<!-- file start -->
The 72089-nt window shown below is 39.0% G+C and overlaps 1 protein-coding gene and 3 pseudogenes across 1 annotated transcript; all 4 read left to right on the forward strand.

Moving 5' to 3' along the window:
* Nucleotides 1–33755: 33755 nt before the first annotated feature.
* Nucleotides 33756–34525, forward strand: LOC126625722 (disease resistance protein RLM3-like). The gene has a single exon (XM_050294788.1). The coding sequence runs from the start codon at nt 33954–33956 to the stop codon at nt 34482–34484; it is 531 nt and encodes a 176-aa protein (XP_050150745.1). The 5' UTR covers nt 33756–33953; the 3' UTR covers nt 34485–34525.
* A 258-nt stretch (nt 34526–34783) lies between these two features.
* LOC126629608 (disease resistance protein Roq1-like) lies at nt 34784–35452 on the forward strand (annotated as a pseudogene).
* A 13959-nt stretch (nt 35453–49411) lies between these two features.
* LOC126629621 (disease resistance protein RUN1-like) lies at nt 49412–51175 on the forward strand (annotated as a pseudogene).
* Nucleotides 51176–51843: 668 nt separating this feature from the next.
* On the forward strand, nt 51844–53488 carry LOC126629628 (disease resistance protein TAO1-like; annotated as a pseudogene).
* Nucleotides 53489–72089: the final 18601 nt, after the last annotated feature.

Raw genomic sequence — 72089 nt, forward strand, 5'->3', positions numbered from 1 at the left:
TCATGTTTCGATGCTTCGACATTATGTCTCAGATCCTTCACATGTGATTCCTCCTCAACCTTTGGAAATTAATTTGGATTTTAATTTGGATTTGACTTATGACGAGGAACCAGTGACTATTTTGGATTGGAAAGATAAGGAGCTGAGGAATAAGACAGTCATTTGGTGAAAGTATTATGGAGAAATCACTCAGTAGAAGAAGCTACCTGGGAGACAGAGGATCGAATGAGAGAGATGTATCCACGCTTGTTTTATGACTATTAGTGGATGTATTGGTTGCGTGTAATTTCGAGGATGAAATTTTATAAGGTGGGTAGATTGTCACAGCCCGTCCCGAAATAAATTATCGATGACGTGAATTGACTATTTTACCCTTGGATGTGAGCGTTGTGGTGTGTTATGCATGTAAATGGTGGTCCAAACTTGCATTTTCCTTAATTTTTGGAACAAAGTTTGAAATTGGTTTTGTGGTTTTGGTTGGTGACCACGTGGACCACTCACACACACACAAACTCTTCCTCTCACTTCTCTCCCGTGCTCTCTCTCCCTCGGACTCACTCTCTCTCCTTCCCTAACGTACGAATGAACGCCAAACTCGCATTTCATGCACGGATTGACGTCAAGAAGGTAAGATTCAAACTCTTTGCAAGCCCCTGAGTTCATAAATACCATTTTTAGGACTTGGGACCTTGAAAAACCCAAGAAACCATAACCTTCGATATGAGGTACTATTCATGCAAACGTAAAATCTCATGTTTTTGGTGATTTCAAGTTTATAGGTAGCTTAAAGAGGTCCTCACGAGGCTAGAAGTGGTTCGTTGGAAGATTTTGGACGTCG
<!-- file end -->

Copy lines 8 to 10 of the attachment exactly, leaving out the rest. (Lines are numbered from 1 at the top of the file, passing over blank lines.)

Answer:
* LOC126629621 (disease resistance protein RUN1-like) lies at nt 49412–51175 on the forward strand (annotated as a pseudogene).
* Nucleotides 51176–51843: 668 nt separating this feature from the next.
* On the forward strand, nt 51844–53488 carry LOC126629628 (disease resistance protein TAO1-like; annotated as a pseudogene).